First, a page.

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Radio Observations Confirm Superfast Jet of Material From Neutron Star Merger
Radio Observations Confirm Superfast Jet of Material From Neutron Star Merger
September 5, 2018 at 1:00 pm | News Release

The super-sharp radio “vision” of a continent-wide collection of NSF radio telescopes answered an outstanding question about the aftermath of the merger of two neutron stars.

Illustration highlighting ALMA's high-frequency observing capabilities
First Science with ALMA’s Highest-Frequency Capabilities
August 17, 2018 at 11:00 am | News Release

Band 10, ALMA’s highest frequency vision, has given scientists a new view of jets of warm water vapor streaming away from a newly forming star and uncovered an astonishing assortment of molecules.

The VLBA St. Croix station
Observatory Receives Funds to Repair St. Croix Radio Telescope
August 7, 2018 at 1:26 pm | News Release

The National Science Foundation has provided funding to repair damage to the Very Long Baseline Array station on St. Croix caused by Hurricane Maria in 2017.

Brown Dwarf Artist's Conception
VLA Detects Possible Extrasolar Planetary-Mass Magnetic Powerhouse
August 2, 2018 at 6:33 pm | News Release

Astronomers have used the VLA to detect a possible planetary-mass object with a surprisingly powerful magnetic field some 20 light-years from Earth. It can help scientists better understand magnetic processes on stars and planets.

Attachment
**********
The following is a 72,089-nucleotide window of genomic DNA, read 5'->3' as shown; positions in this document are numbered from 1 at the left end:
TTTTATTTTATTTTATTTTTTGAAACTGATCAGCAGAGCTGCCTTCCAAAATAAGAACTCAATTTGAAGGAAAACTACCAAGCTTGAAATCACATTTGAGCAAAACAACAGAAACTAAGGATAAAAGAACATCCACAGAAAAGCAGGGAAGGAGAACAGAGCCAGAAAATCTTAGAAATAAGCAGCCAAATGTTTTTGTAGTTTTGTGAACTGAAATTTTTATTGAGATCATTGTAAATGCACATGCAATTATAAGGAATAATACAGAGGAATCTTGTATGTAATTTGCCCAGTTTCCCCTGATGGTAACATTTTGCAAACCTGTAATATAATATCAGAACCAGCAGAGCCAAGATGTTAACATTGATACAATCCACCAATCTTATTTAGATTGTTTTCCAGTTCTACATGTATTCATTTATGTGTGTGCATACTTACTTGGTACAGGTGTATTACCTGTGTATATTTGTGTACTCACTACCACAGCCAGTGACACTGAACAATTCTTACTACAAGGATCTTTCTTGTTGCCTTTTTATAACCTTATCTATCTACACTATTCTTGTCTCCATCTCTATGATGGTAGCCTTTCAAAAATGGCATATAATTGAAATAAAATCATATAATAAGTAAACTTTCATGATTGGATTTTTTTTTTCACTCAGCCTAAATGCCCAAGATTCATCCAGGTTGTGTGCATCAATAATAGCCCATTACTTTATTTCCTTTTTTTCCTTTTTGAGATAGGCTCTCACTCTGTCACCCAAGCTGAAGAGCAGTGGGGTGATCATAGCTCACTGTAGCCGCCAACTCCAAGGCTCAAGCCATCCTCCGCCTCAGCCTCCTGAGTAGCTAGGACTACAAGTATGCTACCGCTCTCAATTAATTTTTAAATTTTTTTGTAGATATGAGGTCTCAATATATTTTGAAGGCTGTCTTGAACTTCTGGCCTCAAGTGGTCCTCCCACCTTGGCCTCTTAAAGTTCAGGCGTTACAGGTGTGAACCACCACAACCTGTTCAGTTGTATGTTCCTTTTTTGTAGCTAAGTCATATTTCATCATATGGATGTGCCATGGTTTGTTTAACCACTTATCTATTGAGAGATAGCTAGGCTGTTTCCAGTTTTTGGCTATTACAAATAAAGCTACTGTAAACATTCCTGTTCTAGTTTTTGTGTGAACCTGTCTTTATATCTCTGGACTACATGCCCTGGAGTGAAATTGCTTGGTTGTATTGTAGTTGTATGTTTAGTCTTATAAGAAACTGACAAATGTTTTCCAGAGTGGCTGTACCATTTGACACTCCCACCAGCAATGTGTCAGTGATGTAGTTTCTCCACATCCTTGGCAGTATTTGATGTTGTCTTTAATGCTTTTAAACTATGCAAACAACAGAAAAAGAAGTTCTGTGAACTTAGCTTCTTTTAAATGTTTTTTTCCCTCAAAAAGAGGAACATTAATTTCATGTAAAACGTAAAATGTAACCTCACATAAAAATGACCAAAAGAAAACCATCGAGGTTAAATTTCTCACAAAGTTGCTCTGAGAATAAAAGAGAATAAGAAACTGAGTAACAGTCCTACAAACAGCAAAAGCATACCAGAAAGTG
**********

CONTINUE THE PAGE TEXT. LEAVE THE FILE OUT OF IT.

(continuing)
Artist impression of the collision of two stars
Pair of Colliding Stars Spill Radioactive Molecules into Space
July 30, 2018 at 11:00 am | News Release

Astronomers have made the first definitive detection of a radioactive molecule in interstellar space: a form, or isotopologue of aluminum monofluoride. The new data reveal that this radioactive isotopologue was created by the collision of two stars, a tremendously rare cosmic event that was witnessed on Earth as a “new star,” or nova, in the year 1670.

Artist impression of GRB 161219B
Enduring ‘Radio Rebound’ Powered by Jets from Gamma-Ray Burst
July 26, 2018 at 11:00 am | News Release

Astronomers using ALMA studied a cataclysmic stellar explosion known as a gamma-ray burst, or GRB, and found its enduring “afterglow.” The rebound, or reverse shock, triggered by the GRB’s powerful jets slamming into surrounding debris, lasted thousands of times longer than expected.

Showing news items 131 - 140 of 629